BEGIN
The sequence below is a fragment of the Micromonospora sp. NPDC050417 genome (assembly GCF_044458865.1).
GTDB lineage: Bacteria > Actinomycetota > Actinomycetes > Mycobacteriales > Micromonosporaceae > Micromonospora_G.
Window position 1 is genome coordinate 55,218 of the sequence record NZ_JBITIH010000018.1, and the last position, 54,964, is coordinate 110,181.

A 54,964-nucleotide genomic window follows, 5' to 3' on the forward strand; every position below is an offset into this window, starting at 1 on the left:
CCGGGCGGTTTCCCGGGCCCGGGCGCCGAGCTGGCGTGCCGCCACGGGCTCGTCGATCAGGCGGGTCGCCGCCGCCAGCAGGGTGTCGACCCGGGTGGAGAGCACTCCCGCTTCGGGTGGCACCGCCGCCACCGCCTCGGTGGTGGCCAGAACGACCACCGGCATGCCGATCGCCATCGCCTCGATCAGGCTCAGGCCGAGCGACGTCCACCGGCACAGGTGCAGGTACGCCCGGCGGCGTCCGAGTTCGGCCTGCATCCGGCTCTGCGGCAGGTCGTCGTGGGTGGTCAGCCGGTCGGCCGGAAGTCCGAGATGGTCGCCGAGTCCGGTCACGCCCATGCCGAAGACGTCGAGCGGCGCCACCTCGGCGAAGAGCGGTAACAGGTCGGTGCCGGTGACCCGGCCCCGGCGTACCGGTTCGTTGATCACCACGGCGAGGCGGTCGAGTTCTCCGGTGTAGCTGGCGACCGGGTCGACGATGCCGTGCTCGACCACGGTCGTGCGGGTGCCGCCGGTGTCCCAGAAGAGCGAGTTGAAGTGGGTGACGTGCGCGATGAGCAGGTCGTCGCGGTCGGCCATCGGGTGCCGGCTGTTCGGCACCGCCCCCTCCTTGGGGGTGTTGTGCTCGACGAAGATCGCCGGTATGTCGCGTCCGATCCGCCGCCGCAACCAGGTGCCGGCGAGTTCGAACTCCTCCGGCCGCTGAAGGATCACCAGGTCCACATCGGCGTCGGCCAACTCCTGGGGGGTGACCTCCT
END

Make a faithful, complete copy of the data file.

The sequence below is a fragment of the Micromonospora sp. NPDC050417 genome (assembly GCF_044458865.1).
GTDB lineage: Bacteria > Actinomycetota > Actinomycetes > Mycobacteriales > Micromonosporaceae > Micromonospora_G.
Window position 1 is genome coordinate 55,218 of the sequence record NZ_JBITIH010000018.1, and the last position, 54,964, is coordinate 110,181.

A 54,964-nucleotide genomic window follows, 5' to 3' on the forward strand; every position below is an offset into this window, starting at 1 on the left:
CCGGGCGGTTTCCCGGGCCCGGGCGCCGAGCTGGCGTGCCGCCACGGGCTCGTCGATCAGGCGGGTCGCCGCCGCCAGCAGGGTGTCGACCCGGGTGGAGAGCACTCCCGCTTCGGGTGGCACCGCCGCCACCGCCTCGGTGGTGGCCAGAACGACCACCGGCATGCCGATCGCCATCGCCTCGATCAGGCTCAGGCCGAGCGACGTCCACCGGCACAGGTGCAGGTACGCCCGGCGGCGTCCGAGTTCGGCCTGCATCCGGCTCTGCGGCAGGTCGTCGTGGGTGGTCAGCCGGTCGGCCGGAAGTCCGAGATGGTCGCCGAGTCCGGTCACGCCCATGCCGAAGACGTCGAGCGGCGCCACCTCGGCGAAGAGCGGTAACAGGTCGGTGCCGGTGACCCGGCCCCGGCGTACCGGTTCGTTGATCACCACGGCGAGGCGGTCGAGTTCTCCGGTGTAGCTGGCGACCGGGTCGACGATGCCGTGCTCGACCACGGTCGTGCGGGTGCCGCCGGTGTCCCAGAAGAGCGAGTTGAAGTGGGTGACGTGCGCGATGAGCAGGTCGTCGCGGTCGGCCATCGGGTGCCGGCTGTTCGGCACCGCCCCCTCCTTGGGGGTGTTGTGCTCGACGAAGATCGCCGGTATGTCGCGTCCGATCCGCCGCCGCAACCAGGTGCCGGCGAGTTCGAACTCCTCCGGCCGCTGAAGGATCACCAGGTCCACATCGGCGTCGGCCAACTCCTGGGGGGTGACCTCCT